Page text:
Dubai Airshow

The latest air warfare: Seat sizes

Seat sizes: The new battle between Boeing and Airbus?

In the seemingly never-ending rivalry between Boeing and Airbus, no stone is left unturned - and that includes the upholstery.

Not content with the battle between their respective aircraft, most notably the Dreamliner versus A350, the American and European manufacturers have argued over the size of economy seats on their aircraft ahead of this fall's Dubai Air Show.

Airbus is arguing that the air transport sector needs to adopt a standard seat width size of 18 inches (45.72 cm) for long-haul aircraft. Boeing said that such a seat size request was "arbitrary."

This is not a mere sideshow in the Airbus-Boeing battle, but a real fight for customers.

Lots of airlines request that Boeing use 17 inch (43.18 cm) seats in its 777-300ER aircraft, as this means the economy section can seat 10 chairs across, and more paying customers per plane is a definite plus for airlines. Airbus uses nine-abreast on the A350 and eight-abreast on the A330.

(Read more: Boeing's Dreamliner: PR fail or tech mess?)

The U.K.'s London Sleep Center, in conjunction with Airbus, recorded the sleep measurements of six healthy adults in both 17- and 18-inch seats. This involved monitoring brainwaves, eye, abdominal, chest and hip leg movement. The conclusion was that "a minimum seat width of 18 inches improved passenger sleep quality by 53 percent when compared to the 1950s 17 inch standard.

Kevin Keniston, Airbus' Head of Passenger Comfort, said following the research, "Not only does seat width make a dramatic impact on passenger comfort but there is now a growing cohort of discerning economy passengers who are not prepared to accept long haul 17 inch crusher seats and instead will choose airlines that offer better seat comfort, often turning to social media or specialist websites to determine true seat value."

Seat width is an increasingly hot topic when it comes to long-haul air travel given the changing shape of the average flyer.

According to the Centers for Disease Control, more than one-third of U.S. adults (35.7 percent) are obese, and there has been a dramatic increase in obesity across the world in the last 30 years. The World Health Organization (WHO) reported that "the worldwide prevalence of obesity nearly doubled between 1980 and 2008. According to country estimates for 2008, over 50 percent of both men and women in the WHO European Region were overweight, and roughly 23 percent of women and 20 percent of men were obese.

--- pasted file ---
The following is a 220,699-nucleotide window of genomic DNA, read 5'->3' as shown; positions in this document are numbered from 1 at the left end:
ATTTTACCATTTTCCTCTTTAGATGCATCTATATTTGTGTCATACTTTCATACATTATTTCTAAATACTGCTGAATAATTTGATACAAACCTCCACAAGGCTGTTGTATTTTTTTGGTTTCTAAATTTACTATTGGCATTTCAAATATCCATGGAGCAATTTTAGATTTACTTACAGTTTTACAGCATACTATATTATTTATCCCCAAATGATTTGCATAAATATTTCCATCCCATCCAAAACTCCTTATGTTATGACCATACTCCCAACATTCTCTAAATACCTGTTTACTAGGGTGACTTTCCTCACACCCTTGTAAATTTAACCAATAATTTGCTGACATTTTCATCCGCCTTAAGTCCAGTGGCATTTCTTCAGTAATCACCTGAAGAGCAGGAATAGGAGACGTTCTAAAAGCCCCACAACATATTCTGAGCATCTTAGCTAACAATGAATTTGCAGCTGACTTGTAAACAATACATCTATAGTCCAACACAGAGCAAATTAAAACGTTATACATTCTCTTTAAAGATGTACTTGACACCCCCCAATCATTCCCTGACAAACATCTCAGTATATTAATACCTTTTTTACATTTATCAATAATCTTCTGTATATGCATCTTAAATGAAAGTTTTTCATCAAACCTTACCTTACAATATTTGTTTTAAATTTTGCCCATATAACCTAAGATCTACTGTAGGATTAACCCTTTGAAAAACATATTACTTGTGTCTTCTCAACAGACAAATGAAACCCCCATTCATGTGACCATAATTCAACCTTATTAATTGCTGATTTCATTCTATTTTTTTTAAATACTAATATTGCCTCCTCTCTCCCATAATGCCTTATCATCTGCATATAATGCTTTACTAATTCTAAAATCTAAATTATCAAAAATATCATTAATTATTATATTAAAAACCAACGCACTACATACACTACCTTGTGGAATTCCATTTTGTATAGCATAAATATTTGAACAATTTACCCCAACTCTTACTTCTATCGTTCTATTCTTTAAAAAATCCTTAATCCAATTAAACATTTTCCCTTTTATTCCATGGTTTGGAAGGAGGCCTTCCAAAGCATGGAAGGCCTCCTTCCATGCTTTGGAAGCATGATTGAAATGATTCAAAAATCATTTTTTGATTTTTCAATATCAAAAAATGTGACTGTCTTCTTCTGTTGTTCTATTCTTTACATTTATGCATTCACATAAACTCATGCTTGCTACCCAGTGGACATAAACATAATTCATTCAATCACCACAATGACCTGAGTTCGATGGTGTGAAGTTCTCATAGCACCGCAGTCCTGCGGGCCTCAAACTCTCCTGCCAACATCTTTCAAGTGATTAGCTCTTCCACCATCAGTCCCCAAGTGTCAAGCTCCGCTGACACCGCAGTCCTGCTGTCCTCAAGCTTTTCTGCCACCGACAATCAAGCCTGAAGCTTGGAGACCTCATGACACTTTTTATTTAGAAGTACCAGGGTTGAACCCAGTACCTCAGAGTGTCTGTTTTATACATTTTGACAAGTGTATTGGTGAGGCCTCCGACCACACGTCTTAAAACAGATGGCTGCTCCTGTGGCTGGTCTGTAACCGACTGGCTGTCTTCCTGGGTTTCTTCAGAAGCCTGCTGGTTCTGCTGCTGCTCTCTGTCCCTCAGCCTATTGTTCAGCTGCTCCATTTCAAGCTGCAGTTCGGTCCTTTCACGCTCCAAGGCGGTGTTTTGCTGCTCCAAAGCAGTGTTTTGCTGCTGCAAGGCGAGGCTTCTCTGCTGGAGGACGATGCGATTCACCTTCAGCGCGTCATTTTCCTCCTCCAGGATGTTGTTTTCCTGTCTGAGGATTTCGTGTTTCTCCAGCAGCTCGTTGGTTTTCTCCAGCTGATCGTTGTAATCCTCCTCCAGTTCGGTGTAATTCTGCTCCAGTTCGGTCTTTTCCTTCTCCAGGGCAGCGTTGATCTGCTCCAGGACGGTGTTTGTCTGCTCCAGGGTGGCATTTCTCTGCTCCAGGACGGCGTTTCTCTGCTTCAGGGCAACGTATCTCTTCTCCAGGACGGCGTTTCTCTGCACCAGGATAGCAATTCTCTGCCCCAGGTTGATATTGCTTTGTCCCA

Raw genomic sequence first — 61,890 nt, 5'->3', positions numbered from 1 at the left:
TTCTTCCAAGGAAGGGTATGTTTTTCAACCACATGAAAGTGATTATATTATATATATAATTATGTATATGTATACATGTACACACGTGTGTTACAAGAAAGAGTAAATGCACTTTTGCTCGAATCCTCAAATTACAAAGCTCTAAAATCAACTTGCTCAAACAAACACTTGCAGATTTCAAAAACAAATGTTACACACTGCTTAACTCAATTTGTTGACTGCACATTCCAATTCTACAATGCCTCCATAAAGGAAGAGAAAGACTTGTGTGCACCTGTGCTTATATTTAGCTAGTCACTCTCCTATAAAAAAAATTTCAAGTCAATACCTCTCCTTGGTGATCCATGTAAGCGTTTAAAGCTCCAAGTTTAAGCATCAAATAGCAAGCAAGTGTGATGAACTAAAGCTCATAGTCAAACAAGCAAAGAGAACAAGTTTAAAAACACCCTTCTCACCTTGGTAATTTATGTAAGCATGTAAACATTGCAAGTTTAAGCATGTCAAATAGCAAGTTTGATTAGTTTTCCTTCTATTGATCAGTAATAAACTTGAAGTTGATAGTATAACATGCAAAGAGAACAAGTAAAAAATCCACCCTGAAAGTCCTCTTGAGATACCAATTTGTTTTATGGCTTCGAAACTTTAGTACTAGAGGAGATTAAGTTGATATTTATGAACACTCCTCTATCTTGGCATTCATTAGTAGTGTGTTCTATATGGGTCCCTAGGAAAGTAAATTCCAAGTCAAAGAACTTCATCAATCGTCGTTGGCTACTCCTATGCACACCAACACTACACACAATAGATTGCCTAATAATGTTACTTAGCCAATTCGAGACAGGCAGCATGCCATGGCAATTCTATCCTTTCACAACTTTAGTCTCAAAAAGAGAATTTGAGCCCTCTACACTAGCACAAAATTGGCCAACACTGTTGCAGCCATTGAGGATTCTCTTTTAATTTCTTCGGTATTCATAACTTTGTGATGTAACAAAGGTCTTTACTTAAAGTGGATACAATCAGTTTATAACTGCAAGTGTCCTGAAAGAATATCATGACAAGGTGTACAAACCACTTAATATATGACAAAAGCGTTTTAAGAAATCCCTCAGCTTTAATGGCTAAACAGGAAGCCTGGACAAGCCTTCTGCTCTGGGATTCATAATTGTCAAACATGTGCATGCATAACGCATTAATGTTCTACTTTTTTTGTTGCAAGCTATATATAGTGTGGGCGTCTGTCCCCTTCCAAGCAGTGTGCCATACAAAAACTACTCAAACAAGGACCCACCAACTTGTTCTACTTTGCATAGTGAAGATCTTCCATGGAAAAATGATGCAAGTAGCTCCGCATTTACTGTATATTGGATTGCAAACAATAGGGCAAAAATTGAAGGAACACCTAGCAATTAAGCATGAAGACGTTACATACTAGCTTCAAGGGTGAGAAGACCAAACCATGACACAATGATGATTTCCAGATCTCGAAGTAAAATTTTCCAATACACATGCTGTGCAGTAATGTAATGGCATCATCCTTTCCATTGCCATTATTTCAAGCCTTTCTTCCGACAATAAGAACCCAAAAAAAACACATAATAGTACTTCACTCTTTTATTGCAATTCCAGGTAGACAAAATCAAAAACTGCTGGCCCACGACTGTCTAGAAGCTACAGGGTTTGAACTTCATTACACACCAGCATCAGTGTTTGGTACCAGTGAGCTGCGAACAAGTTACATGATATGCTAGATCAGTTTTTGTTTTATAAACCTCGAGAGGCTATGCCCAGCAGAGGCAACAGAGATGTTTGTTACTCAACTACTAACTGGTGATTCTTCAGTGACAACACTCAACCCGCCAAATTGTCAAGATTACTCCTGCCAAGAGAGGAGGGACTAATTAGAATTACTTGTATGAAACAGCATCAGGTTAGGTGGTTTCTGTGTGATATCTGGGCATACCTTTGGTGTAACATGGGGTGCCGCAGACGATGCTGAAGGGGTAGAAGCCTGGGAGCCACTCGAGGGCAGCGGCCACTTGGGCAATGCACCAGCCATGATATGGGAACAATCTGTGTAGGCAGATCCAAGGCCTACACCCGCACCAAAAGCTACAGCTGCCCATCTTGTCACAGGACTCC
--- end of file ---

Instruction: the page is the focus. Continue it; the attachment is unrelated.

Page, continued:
The AFP reported this week that a Frenchman weighing 500 pounds was told he was too fat to fly on a plane so was forced to travel by ship to return home from the U.S. The New York Daily News and other outlets also reported the case of Les Price, a 519-pound man from Wales, who was told to buy two separate seats for a return-flight and was accidentally given seats in two separate places on both journeys.

(Read more: Connected from the clouds: 3G and 4G on planes)

Seat structure

While the argument between Boeing and Airbus revolves around seat width, many commentators argue that seat pitch (legroom) is a more important determining factor when it comes to passenger comfort.

The AP reported that U.S. airlines such as Southwest, Alaska Airlines and United Airlines had all introduced new seas that place the magazine pocket above the tray table, away from the passenger's knees, and they use lighter-weight frames and padding that allow for more seats across the width of the plane.

This development began in 2010 when Lufthansa began using Recaro seats on its aircraft, notably the Basic Line 3520 seat, which used lighter material to reduce the weight of each seat to less than eleven kilograms, which was around 30 percent lighter than previous chair models. Thus, the BL3520's minimal weight allows airlines to lower costs by reducing fuel consumption. It also allows for more passengers on the plane, not width-wise, but length-wise.